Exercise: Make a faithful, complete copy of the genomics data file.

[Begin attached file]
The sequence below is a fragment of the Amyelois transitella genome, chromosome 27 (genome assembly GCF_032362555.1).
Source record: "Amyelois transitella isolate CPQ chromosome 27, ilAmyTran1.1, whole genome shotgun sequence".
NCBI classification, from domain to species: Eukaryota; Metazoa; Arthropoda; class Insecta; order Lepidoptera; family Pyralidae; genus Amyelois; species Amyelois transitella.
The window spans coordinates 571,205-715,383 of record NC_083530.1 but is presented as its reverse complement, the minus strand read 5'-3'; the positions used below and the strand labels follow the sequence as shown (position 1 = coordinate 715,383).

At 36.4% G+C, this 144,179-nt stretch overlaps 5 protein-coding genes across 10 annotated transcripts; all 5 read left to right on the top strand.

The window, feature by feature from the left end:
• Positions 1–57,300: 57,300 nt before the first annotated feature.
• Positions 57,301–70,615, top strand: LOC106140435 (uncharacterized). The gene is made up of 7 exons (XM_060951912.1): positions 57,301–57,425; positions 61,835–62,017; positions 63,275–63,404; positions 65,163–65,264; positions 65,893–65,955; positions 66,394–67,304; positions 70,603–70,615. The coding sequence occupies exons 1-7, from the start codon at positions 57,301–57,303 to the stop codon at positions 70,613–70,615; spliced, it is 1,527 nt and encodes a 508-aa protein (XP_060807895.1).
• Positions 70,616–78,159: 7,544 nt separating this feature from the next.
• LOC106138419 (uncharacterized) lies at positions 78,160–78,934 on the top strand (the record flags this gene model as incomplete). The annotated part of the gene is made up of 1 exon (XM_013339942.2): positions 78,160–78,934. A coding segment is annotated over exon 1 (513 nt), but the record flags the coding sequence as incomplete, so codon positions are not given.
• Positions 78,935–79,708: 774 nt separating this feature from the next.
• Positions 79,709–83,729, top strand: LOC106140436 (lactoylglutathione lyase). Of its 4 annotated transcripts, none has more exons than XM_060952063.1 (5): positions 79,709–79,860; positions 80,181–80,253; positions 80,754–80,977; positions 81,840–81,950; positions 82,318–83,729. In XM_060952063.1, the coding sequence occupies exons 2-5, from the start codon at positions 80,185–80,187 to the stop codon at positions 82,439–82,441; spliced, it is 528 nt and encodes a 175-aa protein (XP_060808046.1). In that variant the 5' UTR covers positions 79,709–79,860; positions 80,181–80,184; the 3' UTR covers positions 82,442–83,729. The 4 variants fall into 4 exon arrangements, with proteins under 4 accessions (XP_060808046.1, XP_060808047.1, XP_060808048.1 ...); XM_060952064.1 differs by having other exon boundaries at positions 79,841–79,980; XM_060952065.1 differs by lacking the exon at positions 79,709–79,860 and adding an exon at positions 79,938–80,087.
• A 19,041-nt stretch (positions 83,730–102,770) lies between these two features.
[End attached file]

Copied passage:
The sequence below is a fragment of the Amyelois transitella genome, chromosome 27 (genome assembly GCF_032362555.1).
Source record: "Amyelois transitella isolate CPQ chromosome 27, ilAmyTran1.1, whole genome shotgun sequence".
NCBI classification, from domain to species: Eukaryota; Metazoa; Arthropoda; class Insecta; order Lepidoptera; family Pyralidae; genus Amyelois; species Amyelois transitella.
The window spans coordinates 571,205-715,383 of record NC_083530.1 but is presented as its reverse complement, the minus strand read 5'-3'; the positions used below and the strand labels follow the sequence as shown (position 1 = coordinate 715,383).

At 36.4% G+C, this 144,179-nt stretch overlaps 5 protein-coding genes across 10 annotated transcripts; all 5 read left to right on the top strand.

The window, feature by feature from the left end:
• Positions 1–57,300: 57,300 nt before the first annotated feature.
• Positions 57,301–70,615, top strand: LOC106140435 (uncharacterized). The gene is made up of 7 exons (XM_060951912.1): positions 57,301–57,425; positions 61,835–62,017; positions 63,275–63,404; positions 65,163–65,264; positions 65,893–65,955; positions 66,394–67,304; positions 70,603–70,615. The coding sequence occupies exons 1-7, from the start codon at positions 57,301–57,303 to the stop codon at positions 70,613–70,615; spliced, it is 1,527 nt and encodes a 508-aa protein (XP_060807895.1).
• Positions 70,616–78,159: 7,544 nt separating this feature from the next.
• LOC106138419 (uncharacterized) lies at positions 78,160–78,934 on the top strand (the record flags this gene model as incomplete). The annotated part of the gene is made up of 1 exon (XM_013339942.2): positions 78,160–78,934. A coding segment is annotated over exon 1 (513 nt), but the record flags the coding sequence as incomplete, so codon positions are not given.
• Positions 78,935–79,708: 774 nt separating this feature from the next.
• Positions 79,709–83,729, top strand: LOC106140436 (lactoylglutathione lyase). Of its 4 annotated transcripts, none has more exons than XM_060952063.1 (5): positions 79,709–79,860; positions 80,181–80,253; positions 80,754–80,977; positions 81,840–81,950; positions 82,318–83,729. In XM_060952063.1, the coding sequence occupies exons 2-5, from the start codon at positions 80,185–80,187 to the stop codon at positions 82,439–82,441; spliced, it is 528 nt and encodes a 175-aa protein (XP_060808046.1). In that variant the 5' UTR covers positions 79,709–79,860; positions 80,181–80,184; the 3' UTR covers positions 82,442–83,729. The 4 variants fall into 4 exon arrangements, with proteins under 4 accessions (XP_060808046.1, XP_060808047.1, XP_060808048.1 ...); XM_060952064.1 differs by having other exon boundaries at positions 79,841–79,980; XM_060952065.1 differs by lacking the exon at positions 79,709–79,860 and adding an exon at positions 79,938–80,087.
• A 19,041-nt stretch (positions 83,730–102,770) lies between these two features.